Description: Copperheads are fairly large – 24 - 40 in (61 - 102 cm), heavy-bodied snakes with large, triangular heads and elliptical pupils (cat eyes). The body is tan to brown with darker hourglass-shaped crossbands down the length of the body. Individuals from the Coastal Plain often have crossbands that are broken along the center of the back. The head is solid brown, and there are two tiny dots in the center of the top of the head. Juveniles resemble adults but have a bright yellow tail tip. As pit-vipers they have facial pits that sense heat and are used to detect prey and predators. Male copperheads are larger than females. Many harmless species in our region are confused with this species but copperheads are the only species with hourglass-shaped crossbands (all other species have blotches that are circular, square, or are widest down the center of the back).
Range and Habitat: Copperheads range throughout the eastern and central United States but are absent from most of Florida and south-central Georgia. Although copperheads are found in forested areas throughout most of South Carolina and Georgia, their habitat preferences change across our region. In the mountains, copperheads are most common on dry rocky hillsides and sometimes den communally with timber rattlesnakes (Crotalus horridus) on open, south-facing hillsides. In the Coastal Plain copperheads are most abundant in lowland hardwood forest and swamp margins. Copperheads are quite tolerant of habitat alteration and remain common in suburban areas of many large cities.
Habits: Copperheads can be found during the day or night, but forage primarily after dark during the hotter parts of the season. In the Piedmont and Coastal Plain they are frequently observed crossing roads on warm nights. In the mountains, copperheads are often found by day basking on rock outcrops or coiled in ambush postures. Copperheads are opportunistic feeders and are known to consume a variety of prey, including amphibians, lizards, snakes, small mammals, birds, and insects. Copperheads mate in the spring, at which time males move long distances in search of females. Females give live birth to 7 – 10 (up to 20) young in the late summer and probably only reproduce every other year. The young have bright yellow tail tips that they wiggle to attract prey such as frogs and lizards. Because they are common in forested habitats and are well-camouflaged, copperheads are responsible for the majority of the snakebites in the Southeast each year. Luckily, copperhead venom is not very potent and deaths from copperhead bites are exceedingly rare. Most snake bites occur when someone tries to kill or harass a snake, so the best way to avoid a bite is to leave any snake you find alone.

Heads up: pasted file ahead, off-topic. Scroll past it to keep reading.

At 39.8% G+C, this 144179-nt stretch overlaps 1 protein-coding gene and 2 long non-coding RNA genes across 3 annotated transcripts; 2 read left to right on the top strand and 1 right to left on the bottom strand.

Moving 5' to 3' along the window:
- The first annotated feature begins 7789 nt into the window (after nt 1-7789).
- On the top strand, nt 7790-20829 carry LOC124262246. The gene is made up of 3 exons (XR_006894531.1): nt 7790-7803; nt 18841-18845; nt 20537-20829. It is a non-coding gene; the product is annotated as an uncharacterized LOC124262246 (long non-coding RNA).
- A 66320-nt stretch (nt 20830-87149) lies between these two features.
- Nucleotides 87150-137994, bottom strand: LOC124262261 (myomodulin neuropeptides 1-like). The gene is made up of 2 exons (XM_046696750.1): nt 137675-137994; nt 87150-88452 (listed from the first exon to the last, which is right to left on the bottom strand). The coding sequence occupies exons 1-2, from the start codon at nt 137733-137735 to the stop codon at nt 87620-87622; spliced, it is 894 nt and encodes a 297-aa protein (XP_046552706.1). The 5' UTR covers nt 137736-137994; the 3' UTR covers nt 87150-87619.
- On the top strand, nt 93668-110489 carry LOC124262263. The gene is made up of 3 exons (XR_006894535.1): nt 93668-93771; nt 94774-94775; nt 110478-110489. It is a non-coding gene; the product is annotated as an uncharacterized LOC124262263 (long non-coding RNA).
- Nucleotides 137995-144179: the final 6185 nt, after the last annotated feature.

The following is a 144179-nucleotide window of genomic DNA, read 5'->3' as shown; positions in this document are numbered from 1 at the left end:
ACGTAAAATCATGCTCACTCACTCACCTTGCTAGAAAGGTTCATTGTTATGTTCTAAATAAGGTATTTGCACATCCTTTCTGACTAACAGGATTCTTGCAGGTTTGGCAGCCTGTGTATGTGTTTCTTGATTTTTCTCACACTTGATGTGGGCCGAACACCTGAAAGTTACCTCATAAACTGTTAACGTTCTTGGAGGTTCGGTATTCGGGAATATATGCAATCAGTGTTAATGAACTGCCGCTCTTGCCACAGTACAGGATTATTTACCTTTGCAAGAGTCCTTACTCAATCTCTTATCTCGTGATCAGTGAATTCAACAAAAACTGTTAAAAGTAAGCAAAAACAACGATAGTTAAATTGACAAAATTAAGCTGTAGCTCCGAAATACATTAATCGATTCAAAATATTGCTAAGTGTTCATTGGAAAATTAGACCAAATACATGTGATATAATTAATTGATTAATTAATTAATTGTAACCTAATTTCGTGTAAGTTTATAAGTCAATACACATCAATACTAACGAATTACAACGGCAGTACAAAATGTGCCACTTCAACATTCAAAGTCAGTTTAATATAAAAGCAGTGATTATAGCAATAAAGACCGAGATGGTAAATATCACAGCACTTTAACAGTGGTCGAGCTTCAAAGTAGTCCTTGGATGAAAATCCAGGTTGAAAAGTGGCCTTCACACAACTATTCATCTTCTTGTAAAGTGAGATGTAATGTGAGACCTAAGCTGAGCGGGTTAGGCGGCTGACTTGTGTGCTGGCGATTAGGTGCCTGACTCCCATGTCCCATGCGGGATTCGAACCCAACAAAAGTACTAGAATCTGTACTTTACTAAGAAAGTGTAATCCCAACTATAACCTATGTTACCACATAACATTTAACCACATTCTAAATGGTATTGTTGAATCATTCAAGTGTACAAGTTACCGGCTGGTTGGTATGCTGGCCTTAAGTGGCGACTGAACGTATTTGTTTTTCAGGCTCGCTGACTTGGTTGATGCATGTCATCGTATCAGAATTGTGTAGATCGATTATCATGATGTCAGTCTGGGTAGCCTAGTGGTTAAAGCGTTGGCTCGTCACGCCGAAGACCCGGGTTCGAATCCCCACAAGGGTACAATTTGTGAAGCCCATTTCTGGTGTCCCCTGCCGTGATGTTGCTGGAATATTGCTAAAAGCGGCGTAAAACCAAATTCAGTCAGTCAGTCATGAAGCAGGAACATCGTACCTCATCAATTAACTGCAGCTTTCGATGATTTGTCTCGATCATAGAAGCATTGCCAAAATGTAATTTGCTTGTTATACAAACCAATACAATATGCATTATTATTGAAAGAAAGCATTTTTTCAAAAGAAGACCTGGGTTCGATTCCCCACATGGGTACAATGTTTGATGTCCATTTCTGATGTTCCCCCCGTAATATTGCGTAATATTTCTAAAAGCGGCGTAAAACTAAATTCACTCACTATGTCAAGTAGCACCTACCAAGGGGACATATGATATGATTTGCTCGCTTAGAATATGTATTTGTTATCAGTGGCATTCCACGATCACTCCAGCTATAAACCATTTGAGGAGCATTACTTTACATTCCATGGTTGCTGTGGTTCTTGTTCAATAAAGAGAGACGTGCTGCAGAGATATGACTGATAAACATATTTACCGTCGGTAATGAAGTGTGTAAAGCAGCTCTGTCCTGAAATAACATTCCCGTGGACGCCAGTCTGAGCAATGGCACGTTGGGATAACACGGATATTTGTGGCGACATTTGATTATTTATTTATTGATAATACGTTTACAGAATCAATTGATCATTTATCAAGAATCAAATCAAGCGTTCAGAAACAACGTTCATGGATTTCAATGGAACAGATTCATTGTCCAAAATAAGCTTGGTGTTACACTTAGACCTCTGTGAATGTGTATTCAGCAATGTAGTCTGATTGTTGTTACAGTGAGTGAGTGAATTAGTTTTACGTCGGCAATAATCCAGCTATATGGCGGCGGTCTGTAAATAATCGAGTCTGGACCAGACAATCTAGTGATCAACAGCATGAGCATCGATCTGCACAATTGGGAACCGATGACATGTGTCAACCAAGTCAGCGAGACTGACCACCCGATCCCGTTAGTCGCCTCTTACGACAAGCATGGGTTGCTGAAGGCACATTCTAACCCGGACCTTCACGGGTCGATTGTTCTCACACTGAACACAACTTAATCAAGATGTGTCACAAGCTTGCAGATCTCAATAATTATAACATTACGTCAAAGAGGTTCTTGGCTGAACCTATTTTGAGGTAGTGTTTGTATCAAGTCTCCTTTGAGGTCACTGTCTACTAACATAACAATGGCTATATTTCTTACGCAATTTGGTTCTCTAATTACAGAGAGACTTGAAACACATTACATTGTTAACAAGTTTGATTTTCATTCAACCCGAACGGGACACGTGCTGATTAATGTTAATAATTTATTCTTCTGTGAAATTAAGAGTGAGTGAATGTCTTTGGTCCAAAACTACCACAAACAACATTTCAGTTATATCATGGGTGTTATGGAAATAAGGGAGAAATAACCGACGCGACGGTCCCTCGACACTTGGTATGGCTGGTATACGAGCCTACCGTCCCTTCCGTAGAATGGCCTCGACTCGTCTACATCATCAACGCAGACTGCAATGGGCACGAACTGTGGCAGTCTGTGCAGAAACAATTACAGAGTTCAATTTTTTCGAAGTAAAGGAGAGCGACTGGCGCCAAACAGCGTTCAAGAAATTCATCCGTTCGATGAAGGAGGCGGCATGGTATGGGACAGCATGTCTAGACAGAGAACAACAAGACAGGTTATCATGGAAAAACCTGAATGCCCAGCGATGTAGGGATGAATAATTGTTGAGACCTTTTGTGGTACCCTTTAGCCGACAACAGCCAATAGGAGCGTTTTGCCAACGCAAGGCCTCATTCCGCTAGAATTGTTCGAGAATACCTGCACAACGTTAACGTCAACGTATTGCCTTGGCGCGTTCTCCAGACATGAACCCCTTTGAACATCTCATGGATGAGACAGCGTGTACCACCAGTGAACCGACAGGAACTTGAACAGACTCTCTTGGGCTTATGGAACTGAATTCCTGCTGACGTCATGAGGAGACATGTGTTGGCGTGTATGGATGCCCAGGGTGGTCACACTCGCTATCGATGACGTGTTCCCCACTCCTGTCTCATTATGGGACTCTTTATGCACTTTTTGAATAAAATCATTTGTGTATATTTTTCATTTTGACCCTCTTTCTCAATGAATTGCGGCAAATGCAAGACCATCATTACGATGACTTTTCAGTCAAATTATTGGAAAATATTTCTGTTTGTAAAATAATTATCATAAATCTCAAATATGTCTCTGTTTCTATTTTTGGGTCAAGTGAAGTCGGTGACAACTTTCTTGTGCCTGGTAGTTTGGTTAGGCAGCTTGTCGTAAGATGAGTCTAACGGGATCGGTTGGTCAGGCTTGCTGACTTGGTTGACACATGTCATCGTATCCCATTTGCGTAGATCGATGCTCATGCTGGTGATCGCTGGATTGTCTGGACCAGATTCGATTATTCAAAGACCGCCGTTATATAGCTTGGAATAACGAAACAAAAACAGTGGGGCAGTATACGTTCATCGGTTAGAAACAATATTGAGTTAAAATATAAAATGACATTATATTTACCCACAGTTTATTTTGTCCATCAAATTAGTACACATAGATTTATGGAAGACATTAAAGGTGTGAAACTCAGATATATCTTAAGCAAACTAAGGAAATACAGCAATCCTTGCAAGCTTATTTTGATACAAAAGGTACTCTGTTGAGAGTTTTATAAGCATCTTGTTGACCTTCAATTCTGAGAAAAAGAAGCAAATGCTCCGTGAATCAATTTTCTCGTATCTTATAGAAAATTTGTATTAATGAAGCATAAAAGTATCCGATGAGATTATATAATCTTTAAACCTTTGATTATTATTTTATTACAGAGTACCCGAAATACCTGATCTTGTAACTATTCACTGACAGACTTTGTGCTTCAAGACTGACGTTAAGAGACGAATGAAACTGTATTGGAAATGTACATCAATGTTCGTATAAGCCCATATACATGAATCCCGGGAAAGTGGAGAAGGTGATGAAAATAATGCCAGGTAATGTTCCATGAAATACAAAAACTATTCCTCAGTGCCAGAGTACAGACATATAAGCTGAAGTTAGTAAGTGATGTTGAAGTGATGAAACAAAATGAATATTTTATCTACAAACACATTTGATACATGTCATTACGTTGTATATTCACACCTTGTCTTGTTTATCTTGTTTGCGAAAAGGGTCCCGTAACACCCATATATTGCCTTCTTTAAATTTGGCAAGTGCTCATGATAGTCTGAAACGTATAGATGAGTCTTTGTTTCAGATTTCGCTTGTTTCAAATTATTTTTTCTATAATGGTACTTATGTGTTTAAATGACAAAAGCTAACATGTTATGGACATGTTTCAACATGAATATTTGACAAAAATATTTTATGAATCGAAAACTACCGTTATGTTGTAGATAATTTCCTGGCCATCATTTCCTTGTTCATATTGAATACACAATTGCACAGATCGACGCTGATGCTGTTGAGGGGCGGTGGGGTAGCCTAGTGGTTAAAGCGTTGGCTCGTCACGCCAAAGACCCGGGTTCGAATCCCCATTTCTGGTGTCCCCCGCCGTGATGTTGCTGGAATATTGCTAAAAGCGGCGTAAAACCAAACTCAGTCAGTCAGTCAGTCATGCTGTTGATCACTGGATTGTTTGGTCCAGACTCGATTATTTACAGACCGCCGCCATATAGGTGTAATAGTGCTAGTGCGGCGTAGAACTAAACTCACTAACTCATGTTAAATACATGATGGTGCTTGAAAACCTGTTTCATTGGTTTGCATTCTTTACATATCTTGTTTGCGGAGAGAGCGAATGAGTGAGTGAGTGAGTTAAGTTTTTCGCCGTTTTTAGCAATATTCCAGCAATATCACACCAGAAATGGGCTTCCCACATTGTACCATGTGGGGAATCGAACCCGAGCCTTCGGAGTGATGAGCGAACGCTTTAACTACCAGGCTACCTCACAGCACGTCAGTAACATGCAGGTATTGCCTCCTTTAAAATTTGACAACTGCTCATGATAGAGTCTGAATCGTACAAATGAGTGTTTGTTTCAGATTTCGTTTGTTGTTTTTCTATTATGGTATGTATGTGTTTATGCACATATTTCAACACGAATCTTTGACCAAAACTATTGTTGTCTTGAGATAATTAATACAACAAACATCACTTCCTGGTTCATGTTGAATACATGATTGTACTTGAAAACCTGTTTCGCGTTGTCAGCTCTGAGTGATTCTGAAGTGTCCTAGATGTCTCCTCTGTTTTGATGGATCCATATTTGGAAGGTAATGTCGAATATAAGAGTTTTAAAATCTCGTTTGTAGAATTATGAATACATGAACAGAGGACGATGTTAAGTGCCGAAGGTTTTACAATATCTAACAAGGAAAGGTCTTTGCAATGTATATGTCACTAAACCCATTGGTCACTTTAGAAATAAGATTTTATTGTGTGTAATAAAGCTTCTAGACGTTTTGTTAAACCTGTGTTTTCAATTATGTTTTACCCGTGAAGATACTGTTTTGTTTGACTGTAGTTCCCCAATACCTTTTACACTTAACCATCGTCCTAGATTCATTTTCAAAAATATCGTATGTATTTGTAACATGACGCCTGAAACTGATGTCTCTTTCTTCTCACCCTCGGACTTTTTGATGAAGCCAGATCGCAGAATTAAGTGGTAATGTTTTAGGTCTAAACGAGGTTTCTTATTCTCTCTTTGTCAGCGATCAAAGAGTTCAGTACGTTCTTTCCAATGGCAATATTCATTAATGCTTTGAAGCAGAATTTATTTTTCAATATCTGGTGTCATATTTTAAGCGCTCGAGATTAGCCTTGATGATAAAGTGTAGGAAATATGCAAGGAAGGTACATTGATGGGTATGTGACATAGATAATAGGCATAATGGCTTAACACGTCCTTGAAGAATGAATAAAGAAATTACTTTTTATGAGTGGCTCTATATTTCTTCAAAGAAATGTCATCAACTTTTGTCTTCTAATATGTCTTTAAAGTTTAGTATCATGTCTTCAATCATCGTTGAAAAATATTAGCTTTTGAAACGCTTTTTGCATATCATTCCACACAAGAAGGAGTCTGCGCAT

Conservation Status: Copperheads are locally abundant and are not listed at the state, federal, or heritage level. However, in many parts of their range they are killed by humans and many fall victim to road mortality. At the edges of their range copperheads are of conservation concern and are protected in Iowa, Massachusetts, and New Jersey.
Fitch, H. S. 1960. Autecology of the copperhead. University of Kansas Publications of the Museum of Natural History 13:85-288.
Account Author: Kimberly Andrews and J.D. Willson
Juvenile copperhead - note yellow tail tip
Comparison of copperhead (left) with a reddish northern watersnake (right) - note hourglass pattern of copperhead